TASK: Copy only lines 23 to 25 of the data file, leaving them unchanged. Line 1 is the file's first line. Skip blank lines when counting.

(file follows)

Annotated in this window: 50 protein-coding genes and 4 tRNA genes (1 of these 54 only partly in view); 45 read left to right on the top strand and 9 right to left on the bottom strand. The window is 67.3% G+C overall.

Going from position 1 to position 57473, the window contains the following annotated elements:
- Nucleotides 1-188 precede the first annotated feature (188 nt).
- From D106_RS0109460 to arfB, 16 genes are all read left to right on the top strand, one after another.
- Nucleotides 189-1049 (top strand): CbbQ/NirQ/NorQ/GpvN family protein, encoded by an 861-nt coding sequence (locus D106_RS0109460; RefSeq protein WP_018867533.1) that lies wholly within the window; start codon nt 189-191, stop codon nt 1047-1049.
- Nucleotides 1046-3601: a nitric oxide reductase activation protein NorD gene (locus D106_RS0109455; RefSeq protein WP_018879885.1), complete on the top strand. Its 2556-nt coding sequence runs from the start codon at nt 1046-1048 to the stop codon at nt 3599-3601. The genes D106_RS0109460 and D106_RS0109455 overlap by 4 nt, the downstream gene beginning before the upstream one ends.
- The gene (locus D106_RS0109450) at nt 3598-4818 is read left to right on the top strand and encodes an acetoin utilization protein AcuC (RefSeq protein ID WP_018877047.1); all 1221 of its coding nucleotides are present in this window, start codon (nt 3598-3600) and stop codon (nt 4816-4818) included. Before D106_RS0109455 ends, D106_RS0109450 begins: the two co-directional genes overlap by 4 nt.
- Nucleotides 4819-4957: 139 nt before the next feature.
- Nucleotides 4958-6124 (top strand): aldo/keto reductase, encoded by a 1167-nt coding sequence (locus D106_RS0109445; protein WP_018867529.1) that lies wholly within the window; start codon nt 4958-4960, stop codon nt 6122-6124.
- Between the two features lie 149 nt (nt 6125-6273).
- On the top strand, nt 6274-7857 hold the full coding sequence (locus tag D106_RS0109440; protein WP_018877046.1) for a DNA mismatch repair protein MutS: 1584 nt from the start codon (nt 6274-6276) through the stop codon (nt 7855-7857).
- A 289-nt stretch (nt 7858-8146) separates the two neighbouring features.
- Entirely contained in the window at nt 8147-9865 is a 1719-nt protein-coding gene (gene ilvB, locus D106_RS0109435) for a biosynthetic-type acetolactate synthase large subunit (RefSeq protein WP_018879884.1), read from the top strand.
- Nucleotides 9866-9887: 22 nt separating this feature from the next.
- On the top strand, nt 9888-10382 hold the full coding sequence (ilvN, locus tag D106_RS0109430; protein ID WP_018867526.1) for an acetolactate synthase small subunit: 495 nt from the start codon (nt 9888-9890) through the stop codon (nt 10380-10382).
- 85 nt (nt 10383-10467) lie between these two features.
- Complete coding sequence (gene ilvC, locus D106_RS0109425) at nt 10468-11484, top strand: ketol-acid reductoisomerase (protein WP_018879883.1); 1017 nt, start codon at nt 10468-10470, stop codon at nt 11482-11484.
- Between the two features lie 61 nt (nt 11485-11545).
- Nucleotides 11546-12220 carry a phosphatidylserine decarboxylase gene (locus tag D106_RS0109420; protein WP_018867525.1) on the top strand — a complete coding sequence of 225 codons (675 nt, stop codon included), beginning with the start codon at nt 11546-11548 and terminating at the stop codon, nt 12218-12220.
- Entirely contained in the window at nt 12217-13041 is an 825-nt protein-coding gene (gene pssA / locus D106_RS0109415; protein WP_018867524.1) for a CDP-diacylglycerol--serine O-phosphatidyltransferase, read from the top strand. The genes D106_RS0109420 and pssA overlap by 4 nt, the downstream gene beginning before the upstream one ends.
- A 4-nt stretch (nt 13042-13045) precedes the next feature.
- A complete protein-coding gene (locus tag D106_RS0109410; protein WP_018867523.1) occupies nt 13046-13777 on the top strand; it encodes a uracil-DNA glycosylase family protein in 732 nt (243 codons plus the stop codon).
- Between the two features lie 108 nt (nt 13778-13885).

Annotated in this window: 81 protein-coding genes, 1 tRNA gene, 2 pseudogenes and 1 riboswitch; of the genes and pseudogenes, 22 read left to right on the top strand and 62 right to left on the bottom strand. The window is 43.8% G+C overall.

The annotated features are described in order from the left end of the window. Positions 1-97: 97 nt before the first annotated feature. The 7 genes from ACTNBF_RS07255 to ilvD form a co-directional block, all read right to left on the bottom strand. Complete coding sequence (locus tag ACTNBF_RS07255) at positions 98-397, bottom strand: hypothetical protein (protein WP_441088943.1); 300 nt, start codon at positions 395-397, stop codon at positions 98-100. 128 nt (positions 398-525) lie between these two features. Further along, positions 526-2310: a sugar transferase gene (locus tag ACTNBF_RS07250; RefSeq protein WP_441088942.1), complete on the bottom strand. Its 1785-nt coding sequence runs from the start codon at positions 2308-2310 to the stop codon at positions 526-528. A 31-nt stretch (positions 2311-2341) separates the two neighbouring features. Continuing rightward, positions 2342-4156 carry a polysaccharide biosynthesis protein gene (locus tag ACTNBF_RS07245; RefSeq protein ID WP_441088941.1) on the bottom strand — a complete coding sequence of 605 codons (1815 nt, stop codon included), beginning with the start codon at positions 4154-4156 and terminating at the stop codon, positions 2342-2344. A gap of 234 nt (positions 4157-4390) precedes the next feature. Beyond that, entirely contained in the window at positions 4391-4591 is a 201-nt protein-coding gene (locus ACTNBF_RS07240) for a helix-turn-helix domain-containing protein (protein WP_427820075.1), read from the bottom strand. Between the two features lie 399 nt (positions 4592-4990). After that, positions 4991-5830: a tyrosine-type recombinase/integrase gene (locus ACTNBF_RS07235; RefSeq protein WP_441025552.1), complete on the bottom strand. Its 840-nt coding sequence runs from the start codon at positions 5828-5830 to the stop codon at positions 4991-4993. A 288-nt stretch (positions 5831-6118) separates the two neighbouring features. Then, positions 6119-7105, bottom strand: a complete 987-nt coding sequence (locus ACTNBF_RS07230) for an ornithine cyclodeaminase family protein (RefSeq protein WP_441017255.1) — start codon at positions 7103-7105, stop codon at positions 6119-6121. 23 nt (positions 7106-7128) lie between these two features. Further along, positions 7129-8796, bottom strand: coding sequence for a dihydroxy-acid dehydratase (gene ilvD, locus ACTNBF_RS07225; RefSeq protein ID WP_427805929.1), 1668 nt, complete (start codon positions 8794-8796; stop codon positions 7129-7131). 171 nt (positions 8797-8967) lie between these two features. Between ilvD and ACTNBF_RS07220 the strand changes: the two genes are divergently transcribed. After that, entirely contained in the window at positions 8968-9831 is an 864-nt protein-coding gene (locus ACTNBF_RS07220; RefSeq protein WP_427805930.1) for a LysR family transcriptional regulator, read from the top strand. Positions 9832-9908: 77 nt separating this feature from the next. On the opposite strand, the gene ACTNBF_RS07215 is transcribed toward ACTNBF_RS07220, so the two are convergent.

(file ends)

- Between the two features lie 108 nt (nt 13778-13885).

Annotated in this window: 81 protein-coding genes, 1 tRNA gene, 2 pseudogenes and 1 riboswitch; of the genes and pseudogenes, 22 read left to right on the top strand and 62 right to left on the bottom strand. The window is 43.8% G+C overall.

The annotated features are described in order from the left end of the window. Positions 1-97: 97 nt before the first annotated feature. The 7 genes from ACTNBF_RS07255 to ilvD form a co-directional block, all read right to left on the bottom strand. Complete coding sequence (locus tag ACTNBF_RS07255) at positions 98-397, bottom strand: hypothetical protein (protein WP_441088943.1); 300 nt, start codon at positions 395-397, stop codon at positions 98-100. 128 nt (positions 398-525) lie between these two features. Further along, positions 526-2310: a sugar transferase gene (locus tag ACTNBF_RS07250; RefSeq protein WP_441088942.1), complete on the bottom strand. Its 1785-nt coding sequence runs from the start codon at positions 2308-2310 to the stop codon at positions 526-528. A 31-nt stretch (positions 2311-2341) separates the two neighbouring features. Continuing rightward, positions 2342-4156 carry a polysaccharide biosynthesis protein gene (locus tag ACTNBF_RS07245; RefSeq protein ID WP_441088941.1) on the bottom strand — a complete coding sequence of 605 codons (1815 nt, stop codon included), beginning with the start codon at positions 4154-4156 and terminating at the stop codon, positions 2342-2344. A gap of 234 nt (positions 4157-4390) precedes the next feature. Beyond that, entirely contained in the window at positions 4391-4591 is a 201-nt protein-coding gene (locus ACTNBF_RS07240) for a helix-turn-helix domain-containing protein (protein WP_427820075.1), read from the bottom strand. Between the two features lie 399 nt (positions 4592-4990). After that, positions 4991-5830: a tyrosine-type recombinase/integrase gene (locus ACTNBF_RS07235; RefSeq protein WP_441025552.1), complete on the bottom strand. Its 840-nt coding sequence runs from the start codon at positions 5828-5830 to the stop codon at positions 4991-4993. A 288-nt stretch (positions 5831-6118) separates the two neighbouring features. Then, positions 6119-7105, bottom strand: a complete 987-nt coding sequence (locus ACTNBF_RS07230) for an ornithine cyclodeaminase family protein (RefSeq protein WP_441017255.1) — start codon at positions 7103-7105, stop codon at positions 6119-6121. 23 nt (positions 7106-7128) lie between these two features. Further along, positions 7129-8796, bottom strand: coding sequence for a dihydroxy-acid dehydratase (gene ilvD, locus ACTNBF_RS07225; RefSeq protein ID WP_427805929.1), 1668 nt, complete (start codon positions 8794-8796; stop codon positions 7129-7131). 171 nt (positions 8797-8967) lie between these two features. Between ilvD and ACTNBF_RS07220 the strand changes: the two genes are divergently transcribed. After that, entirely contained in the window at positions 8968-9831 is an 864-nt protein-coding gene (locus ACTNBF_RS07220; RefSeq protein WP_427805930.1) for a LysR family transcriptional regulator, read from the top strand. Positions 9832-9908: 77 nt separating this feature from the next. On the opposite strand, the gene ACTNBF_RS07215 is transcribed toward ACTNBF_RS07220, so the two are convergent.